Photosynth, which was initially released as a Microsoft Live Labs Technology Preview, is being released as a new free service, to become part of MSN. The new product, available at www.photosynth.net, combines a 20gb online storage and presentation piece, an add-in to Internet Explorer or FireFox, and a downloadable 8mb installation to create one of the first true “Software + Services” offerings coming out of Ray Ozzie’s Microsoft Live Labs.
We’re going to stick with the announcement, here, and strongly encourage you to sign up and play with PhotoSynth. It is available immediately worldwide, for free, but in English only at this time. There are some computer restrictions:
A Web browser (Windows Internet Explorer 7 is recommended; Internet Explorer 6 and Firefox 2 and 3 also are supported, but not all features have been tested in all browsers); a small, 7MB plug-in available free at http://www.Photosynth.net; a broadband connection; and the Windows XP SP2 or Windows Vista operating system.
Our ace reporter Sunshine is busy playing with Photosynth, and she’ll have a much more in depth review of it soon, but you really need to head to the website, download the app (I installed it in in something less than a minute), and check out the SeaDragon seamless zoom, the PhotoSynth viewer, and the ease with which this whole experience comes together.
Currently stocked with some preview “synths” from the likes of National Geographic and some Microsoft employees, users will be able to log in with a Windows Live ID, download the app, and begin immediately to create, upload and share “synths” of their own. I talked today to Alex Daley, General Product Manager of Live Labs, about the process. “In about the time it takes to upload the photos”, the client app will create relationships between the photos, and upload them to your catalog on Photosynth.net. If you have been following along, you may remember Robert Scoble and others showing off early versions of PhotoSynth, and commenting on how it at that time took about a day and a half to create a “synth”. With this new version, creating a synth may take just a few minutes.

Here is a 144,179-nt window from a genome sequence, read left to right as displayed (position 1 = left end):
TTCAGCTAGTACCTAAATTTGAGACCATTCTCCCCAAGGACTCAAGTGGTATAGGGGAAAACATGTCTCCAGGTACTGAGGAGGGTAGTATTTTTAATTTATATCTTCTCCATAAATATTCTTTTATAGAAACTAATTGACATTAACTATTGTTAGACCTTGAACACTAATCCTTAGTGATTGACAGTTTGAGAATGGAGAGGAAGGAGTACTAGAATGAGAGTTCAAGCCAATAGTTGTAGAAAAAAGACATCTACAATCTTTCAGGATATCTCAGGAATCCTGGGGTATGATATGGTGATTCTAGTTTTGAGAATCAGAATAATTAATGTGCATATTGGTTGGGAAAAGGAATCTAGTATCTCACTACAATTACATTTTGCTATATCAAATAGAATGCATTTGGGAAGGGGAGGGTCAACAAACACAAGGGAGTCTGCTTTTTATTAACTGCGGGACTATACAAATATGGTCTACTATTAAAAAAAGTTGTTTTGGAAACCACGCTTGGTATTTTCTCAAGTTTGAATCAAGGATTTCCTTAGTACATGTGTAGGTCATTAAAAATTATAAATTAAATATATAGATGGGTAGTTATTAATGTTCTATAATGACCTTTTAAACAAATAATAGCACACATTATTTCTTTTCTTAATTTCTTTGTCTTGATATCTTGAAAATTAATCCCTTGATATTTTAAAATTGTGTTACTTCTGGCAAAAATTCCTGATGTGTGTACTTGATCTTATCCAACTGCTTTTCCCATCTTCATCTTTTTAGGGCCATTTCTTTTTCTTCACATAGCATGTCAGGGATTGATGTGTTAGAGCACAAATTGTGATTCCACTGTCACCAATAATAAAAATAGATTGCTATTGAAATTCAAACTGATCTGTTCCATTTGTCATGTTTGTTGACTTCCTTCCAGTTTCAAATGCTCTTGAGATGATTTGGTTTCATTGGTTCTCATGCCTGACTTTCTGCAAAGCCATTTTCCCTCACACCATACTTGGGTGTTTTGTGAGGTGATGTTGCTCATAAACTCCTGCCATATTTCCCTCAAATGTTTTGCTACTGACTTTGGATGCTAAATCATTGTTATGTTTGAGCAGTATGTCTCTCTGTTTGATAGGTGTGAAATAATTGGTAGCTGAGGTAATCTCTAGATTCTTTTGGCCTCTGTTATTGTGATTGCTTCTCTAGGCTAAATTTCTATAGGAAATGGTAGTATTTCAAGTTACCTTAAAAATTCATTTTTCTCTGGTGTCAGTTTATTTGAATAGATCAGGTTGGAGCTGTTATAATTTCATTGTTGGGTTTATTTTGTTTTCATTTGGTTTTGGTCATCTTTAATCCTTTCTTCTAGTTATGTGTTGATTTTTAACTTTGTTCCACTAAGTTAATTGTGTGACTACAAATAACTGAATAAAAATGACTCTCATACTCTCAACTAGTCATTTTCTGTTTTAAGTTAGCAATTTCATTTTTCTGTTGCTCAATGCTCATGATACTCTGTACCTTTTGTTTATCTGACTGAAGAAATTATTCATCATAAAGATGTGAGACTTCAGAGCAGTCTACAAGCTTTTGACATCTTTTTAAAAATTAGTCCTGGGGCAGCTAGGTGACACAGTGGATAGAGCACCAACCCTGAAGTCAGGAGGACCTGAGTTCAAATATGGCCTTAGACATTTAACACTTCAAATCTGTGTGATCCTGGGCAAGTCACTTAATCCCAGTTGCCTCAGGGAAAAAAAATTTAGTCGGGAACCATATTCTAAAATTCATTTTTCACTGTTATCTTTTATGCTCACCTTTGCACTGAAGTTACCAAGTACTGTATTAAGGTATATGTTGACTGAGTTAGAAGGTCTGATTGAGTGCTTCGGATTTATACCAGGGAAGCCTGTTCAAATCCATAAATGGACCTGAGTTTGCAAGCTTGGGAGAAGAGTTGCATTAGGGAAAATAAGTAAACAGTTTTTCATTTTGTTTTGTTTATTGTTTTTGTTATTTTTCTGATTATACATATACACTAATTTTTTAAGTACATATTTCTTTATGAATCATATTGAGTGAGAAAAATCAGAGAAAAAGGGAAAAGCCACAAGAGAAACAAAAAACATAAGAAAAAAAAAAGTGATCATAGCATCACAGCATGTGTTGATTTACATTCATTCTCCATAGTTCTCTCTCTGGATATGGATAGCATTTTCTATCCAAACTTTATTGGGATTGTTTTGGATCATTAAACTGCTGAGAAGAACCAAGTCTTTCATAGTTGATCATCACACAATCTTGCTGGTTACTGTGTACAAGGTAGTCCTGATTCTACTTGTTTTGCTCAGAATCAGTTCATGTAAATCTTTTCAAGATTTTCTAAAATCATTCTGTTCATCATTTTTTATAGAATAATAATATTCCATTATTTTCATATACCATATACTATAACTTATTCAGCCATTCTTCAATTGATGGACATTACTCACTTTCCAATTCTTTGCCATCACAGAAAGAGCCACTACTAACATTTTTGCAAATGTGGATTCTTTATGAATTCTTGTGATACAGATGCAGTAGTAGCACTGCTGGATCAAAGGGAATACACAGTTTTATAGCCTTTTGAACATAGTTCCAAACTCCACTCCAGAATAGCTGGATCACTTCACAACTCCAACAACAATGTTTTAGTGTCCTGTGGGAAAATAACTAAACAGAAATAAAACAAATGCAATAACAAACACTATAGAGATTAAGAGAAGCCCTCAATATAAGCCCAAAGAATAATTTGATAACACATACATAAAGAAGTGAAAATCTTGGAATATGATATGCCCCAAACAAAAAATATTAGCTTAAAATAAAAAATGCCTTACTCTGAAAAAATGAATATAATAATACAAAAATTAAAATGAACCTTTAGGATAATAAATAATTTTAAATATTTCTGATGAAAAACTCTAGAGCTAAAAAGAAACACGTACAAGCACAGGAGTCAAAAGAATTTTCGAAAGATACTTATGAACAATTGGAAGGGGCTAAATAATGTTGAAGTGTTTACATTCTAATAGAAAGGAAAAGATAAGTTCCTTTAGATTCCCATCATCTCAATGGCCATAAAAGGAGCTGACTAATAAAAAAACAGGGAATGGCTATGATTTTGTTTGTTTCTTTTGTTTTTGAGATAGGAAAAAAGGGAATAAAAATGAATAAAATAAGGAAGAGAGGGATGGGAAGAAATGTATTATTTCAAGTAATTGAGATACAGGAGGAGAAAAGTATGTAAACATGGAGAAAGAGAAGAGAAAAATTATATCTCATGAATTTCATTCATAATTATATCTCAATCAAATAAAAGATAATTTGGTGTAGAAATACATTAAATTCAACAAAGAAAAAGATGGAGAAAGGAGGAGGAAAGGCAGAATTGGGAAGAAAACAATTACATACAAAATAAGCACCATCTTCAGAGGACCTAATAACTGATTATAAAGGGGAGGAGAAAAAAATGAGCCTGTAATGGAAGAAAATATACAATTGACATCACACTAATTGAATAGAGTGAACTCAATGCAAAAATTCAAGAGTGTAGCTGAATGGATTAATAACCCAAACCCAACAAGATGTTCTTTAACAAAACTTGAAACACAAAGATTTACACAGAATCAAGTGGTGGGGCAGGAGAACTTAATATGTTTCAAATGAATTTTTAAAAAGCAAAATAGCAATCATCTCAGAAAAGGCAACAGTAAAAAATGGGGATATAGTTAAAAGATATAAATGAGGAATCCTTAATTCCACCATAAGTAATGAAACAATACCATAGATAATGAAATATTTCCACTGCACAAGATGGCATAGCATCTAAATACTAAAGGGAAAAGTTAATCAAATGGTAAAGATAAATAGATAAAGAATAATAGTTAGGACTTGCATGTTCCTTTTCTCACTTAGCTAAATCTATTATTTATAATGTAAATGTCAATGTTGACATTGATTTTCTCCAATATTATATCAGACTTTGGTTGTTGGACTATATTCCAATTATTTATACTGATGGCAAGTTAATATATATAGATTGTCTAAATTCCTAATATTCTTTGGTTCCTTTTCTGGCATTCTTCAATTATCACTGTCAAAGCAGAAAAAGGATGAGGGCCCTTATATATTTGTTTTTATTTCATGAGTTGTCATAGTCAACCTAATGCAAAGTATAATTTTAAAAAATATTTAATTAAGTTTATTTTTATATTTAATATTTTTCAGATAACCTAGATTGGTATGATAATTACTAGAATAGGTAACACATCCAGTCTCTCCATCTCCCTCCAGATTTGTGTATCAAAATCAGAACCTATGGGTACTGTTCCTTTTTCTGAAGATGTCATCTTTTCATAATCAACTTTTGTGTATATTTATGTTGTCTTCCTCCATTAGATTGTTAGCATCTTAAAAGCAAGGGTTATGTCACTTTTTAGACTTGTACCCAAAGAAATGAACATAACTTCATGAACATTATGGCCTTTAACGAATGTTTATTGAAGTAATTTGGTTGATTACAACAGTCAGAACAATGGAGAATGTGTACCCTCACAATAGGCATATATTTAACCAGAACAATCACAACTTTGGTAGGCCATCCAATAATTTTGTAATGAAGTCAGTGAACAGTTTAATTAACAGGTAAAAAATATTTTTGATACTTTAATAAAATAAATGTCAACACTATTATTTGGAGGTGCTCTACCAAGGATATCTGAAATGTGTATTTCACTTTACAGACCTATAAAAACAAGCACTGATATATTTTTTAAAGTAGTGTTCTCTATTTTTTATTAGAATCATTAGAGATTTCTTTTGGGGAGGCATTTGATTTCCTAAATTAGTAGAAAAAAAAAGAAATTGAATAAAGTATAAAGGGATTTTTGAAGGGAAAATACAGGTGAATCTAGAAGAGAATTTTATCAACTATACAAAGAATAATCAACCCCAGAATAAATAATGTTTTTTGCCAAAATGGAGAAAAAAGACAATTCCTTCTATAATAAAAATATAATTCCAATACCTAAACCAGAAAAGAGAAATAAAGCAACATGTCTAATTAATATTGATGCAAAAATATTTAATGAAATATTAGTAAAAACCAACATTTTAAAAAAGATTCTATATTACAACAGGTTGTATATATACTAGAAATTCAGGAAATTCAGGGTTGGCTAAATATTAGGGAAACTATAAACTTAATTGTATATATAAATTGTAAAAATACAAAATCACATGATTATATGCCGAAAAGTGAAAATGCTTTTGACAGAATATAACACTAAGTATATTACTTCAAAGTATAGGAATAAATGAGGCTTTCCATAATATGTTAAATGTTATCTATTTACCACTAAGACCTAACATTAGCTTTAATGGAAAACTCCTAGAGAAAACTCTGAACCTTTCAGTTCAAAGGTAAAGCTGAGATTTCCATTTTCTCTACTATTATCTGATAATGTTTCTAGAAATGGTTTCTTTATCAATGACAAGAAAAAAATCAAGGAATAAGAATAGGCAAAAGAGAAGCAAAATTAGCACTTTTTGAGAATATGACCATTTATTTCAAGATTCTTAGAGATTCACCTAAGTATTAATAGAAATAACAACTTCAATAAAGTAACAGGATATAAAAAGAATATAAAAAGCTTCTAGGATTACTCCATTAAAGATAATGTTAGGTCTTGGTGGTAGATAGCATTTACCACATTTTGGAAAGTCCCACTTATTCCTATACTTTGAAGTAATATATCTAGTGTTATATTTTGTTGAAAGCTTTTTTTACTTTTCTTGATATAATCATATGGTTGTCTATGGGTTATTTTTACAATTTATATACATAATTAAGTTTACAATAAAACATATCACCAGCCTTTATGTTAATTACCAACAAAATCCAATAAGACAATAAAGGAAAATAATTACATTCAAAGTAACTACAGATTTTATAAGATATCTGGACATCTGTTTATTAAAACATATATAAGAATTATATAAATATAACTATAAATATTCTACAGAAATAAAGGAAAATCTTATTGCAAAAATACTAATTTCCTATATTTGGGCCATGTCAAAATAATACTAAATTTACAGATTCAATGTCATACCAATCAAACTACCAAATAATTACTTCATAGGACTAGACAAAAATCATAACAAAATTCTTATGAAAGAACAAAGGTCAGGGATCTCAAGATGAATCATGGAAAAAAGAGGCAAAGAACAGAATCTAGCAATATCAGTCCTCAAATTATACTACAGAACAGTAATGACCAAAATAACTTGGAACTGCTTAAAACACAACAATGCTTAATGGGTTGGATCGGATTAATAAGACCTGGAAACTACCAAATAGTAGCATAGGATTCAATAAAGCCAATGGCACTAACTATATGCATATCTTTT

The PhotoSynth site recommends using between 20 and 300 pictures (which can be from any camera at any resolution, from camera phone to DSLR, in any combination), but really there is no limit on the number of photos except for the processing power of your local client computer, on which all the relationship processing is done, and the 20gb limit of a Live ID account.
Daley also explained the ease at which one could get the best experience from PhotoSynth: for example the site will know which photos you have already uploaded, so if you create a new similar synth, or revamp an old one, even from a different computer, PhotoSynth will only upload the photos it needs. PhotoSynth will also grade your “synthiness”, that is give you a score on how many of your photos are related by the calculations. You could then, for example, create a synth, see that you had some holes, go back and take some more photos, and create a new version. The best way to do this, Daley said, is to keep a folder containing your synth files, as you won’t actually edit a synth, but create a new one.
The site also mentions what Daley referred to as “crowd-sourcing”, that is taking photos from a number of users and combining them into a “synth”. Currently that can only be accomplished by gathering photos together manually and creating a synth on a single account, but Daley said that long term, more “crowd-sourching” options were definitely being considered.
With this release, PhotoSynth moves out of Microsoft Live Labs and joins MSN as part of the Virtual Earth team:
Photosynth will begin to become a key part of the experience for MSN’s 550 million monthly visitors worldwide. Synths will be prominently featured on MSN.com. To create a more absorbing experience for its visitors, MSN will use synths of popular destinations and notable events in many of the places where static images are used on the site today.
We’ll have a lot more on this new fun technology soon, but for now, head right over to www.photosynth.net, and make your own synth now!